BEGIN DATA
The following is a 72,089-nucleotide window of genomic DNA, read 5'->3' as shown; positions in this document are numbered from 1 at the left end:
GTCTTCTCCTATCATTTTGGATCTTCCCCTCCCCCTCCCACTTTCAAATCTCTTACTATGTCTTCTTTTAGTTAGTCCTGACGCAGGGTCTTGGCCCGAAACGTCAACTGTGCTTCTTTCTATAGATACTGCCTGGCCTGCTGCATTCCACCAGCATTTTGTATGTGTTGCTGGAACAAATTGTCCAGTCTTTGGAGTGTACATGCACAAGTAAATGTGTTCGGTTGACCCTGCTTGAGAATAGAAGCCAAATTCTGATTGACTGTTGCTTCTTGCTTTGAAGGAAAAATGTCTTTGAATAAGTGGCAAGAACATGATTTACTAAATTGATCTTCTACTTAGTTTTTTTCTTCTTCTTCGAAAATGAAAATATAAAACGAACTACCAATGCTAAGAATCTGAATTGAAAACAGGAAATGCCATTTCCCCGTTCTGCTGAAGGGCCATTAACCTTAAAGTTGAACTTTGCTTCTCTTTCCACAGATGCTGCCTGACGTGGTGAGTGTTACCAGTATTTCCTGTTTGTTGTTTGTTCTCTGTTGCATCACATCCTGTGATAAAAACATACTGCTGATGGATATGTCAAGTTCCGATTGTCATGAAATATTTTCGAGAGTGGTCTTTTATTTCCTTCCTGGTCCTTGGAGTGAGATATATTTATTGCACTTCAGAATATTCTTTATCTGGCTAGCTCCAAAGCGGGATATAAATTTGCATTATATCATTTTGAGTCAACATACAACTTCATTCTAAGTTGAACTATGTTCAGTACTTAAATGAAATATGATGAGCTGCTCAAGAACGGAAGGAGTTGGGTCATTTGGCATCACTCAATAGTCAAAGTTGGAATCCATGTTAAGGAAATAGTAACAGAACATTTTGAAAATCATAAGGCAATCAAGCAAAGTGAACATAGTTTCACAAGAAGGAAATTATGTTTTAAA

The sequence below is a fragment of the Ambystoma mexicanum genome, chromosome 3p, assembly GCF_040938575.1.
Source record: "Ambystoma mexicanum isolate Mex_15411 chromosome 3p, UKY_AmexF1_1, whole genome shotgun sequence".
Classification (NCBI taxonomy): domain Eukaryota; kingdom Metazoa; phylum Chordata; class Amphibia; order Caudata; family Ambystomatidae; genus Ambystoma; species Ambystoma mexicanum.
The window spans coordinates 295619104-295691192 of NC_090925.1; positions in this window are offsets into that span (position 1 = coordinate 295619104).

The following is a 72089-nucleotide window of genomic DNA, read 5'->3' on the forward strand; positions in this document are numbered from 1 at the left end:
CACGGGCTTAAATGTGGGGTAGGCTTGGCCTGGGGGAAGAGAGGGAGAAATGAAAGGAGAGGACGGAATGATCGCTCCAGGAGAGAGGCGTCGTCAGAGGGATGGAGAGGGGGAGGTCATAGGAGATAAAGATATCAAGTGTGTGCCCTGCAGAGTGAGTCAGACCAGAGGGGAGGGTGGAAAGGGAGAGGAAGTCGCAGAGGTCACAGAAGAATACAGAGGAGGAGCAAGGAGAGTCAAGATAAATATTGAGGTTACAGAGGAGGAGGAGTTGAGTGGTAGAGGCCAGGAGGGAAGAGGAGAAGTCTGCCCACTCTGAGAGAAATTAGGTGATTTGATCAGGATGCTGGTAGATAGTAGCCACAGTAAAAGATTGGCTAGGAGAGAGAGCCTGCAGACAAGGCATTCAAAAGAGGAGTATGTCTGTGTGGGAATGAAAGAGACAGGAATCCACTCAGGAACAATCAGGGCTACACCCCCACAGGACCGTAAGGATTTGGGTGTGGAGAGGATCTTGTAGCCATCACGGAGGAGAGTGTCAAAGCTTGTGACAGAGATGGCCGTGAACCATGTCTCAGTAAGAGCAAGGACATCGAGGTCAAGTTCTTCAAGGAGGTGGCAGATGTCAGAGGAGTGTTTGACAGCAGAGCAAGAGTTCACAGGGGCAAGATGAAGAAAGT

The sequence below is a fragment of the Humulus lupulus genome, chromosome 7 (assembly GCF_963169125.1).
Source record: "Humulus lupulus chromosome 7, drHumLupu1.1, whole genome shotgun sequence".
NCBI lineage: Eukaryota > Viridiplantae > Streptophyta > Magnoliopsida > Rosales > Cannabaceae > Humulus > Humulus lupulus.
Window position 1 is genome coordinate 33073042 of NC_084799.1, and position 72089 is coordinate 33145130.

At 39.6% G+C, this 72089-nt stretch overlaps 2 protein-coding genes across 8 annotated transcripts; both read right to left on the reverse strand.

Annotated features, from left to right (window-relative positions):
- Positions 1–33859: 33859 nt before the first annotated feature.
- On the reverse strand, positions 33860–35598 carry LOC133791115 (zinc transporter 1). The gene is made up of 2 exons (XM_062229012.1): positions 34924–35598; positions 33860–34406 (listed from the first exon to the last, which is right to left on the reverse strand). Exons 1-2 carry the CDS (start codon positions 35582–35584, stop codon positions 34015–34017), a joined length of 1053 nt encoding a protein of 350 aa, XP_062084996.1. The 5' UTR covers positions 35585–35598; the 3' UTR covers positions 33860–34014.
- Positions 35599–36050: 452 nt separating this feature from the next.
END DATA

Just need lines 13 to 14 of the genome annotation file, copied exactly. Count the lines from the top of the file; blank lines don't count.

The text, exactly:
At 39.6% G+C, this 72089-nt stretch overlaps 2 protein-coding genes across 8 annotated transcripts; both read right to left on the reverse strand.

Annotated features, from left to right (window-relative positions):